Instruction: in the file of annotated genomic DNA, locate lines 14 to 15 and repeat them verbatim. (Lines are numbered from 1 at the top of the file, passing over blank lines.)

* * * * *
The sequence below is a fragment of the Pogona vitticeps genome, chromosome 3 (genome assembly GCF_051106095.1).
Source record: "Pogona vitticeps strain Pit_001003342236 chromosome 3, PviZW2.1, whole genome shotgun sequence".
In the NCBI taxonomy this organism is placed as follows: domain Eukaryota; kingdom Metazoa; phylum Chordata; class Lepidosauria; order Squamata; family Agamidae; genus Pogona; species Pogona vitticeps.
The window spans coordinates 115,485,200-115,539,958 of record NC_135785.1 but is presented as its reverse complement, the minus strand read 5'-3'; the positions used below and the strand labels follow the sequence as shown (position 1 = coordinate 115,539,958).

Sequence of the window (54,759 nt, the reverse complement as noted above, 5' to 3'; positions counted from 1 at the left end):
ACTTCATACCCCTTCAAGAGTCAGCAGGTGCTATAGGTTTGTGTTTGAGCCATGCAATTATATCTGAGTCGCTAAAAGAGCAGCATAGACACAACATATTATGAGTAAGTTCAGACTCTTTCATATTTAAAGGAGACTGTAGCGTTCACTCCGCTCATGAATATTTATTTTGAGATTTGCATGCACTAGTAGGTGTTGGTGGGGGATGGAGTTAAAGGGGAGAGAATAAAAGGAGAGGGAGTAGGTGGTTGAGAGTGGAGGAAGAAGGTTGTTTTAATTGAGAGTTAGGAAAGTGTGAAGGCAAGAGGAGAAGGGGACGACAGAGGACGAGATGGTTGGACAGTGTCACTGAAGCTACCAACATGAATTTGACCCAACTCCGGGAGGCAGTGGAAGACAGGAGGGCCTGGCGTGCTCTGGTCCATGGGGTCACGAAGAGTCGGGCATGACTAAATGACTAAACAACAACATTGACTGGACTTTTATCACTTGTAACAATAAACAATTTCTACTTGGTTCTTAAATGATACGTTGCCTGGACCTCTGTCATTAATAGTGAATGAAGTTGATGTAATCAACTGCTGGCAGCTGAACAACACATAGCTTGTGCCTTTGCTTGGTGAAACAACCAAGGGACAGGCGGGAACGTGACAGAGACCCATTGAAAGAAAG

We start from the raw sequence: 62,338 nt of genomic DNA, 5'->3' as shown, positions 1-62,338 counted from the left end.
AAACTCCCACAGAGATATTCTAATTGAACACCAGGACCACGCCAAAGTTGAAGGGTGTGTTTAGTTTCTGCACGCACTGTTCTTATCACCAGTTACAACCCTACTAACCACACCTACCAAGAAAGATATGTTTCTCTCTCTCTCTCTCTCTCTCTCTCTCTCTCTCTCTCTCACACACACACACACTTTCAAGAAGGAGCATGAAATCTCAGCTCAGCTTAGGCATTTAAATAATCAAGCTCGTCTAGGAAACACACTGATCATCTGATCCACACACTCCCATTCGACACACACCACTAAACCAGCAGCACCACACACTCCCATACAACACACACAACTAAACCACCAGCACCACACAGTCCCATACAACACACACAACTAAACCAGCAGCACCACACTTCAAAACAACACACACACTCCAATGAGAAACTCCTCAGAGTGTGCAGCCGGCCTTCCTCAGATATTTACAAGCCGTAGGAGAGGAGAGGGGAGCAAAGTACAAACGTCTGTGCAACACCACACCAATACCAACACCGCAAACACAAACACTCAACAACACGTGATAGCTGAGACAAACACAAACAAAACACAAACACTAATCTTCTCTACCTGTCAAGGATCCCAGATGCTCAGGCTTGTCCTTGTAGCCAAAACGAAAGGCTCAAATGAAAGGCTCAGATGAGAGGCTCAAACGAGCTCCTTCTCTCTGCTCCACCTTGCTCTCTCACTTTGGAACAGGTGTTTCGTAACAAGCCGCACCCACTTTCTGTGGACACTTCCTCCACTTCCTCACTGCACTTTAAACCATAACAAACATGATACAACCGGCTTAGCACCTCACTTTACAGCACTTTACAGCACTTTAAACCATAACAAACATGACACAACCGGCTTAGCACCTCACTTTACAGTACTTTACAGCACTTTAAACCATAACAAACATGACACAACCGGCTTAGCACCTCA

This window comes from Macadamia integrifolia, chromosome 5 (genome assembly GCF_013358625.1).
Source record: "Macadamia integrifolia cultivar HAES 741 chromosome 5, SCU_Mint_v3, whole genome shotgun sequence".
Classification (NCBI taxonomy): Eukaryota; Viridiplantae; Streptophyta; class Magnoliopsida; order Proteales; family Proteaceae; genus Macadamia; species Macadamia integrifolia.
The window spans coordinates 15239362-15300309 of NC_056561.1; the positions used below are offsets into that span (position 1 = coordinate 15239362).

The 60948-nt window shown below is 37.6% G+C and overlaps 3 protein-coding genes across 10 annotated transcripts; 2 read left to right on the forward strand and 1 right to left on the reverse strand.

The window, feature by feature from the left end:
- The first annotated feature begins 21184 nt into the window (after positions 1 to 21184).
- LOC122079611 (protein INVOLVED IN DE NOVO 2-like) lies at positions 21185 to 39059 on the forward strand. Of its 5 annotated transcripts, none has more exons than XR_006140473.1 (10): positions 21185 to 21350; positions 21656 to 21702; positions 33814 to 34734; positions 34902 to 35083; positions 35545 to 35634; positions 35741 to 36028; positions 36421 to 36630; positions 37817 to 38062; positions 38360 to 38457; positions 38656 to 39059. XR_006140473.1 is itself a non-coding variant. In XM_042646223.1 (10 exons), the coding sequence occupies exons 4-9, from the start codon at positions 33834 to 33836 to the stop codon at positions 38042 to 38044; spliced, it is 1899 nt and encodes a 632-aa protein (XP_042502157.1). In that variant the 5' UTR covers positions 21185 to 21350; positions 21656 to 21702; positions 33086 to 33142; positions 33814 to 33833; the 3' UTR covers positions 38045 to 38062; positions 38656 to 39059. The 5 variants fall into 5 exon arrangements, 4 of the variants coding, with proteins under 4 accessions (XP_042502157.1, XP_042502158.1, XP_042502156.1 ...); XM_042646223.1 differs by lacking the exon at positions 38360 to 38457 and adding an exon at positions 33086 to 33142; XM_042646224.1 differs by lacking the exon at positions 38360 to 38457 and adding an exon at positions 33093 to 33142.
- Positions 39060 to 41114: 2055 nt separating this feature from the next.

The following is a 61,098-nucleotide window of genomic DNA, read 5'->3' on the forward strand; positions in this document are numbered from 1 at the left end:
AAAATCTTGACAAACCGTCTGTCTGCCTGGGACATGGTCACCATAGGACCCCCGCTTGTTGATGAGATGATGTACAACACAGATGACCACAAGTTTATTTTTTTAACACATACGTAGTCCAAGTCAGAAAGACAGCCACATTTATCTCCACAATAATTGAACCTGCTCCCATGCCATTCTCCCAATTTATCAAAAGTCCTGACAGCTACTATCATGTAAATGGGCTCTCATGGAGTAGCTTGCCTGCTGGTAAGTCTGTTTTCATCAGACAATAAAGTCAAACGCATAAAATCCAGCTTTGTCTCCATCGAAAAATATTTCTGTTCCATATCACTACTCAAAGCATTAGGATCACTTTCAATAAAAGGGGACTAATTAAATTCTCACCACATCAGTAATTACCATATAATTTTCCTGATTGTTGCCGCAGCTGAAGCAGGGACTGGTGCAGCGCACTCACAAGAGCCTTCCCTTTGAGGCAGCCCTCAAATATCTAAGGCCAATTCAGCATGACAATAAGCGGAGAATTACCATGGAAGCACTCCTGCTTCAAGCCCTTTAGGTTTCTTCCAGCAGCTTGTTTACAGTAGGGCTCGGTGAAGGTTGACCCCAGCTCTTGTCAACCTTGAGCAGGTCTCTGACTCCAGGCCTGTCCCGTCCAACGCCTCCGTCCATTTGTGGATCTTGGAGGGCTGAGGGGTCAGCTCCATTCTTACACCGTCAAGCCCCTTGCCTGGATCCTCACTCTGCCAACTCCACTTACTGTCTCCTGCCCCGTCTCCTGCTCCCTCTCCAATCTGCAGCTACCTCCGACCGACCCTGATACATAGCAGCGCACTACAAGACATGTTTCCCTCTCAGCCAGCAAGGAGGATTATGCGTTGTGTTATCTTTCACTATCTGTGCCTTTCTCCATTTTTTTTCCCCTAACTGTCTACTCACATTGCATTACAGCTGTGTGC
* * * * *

The window, feature by feature from the left end:
- The first annotated feature begins 21184 nt into the window (after positions 1 to 21184).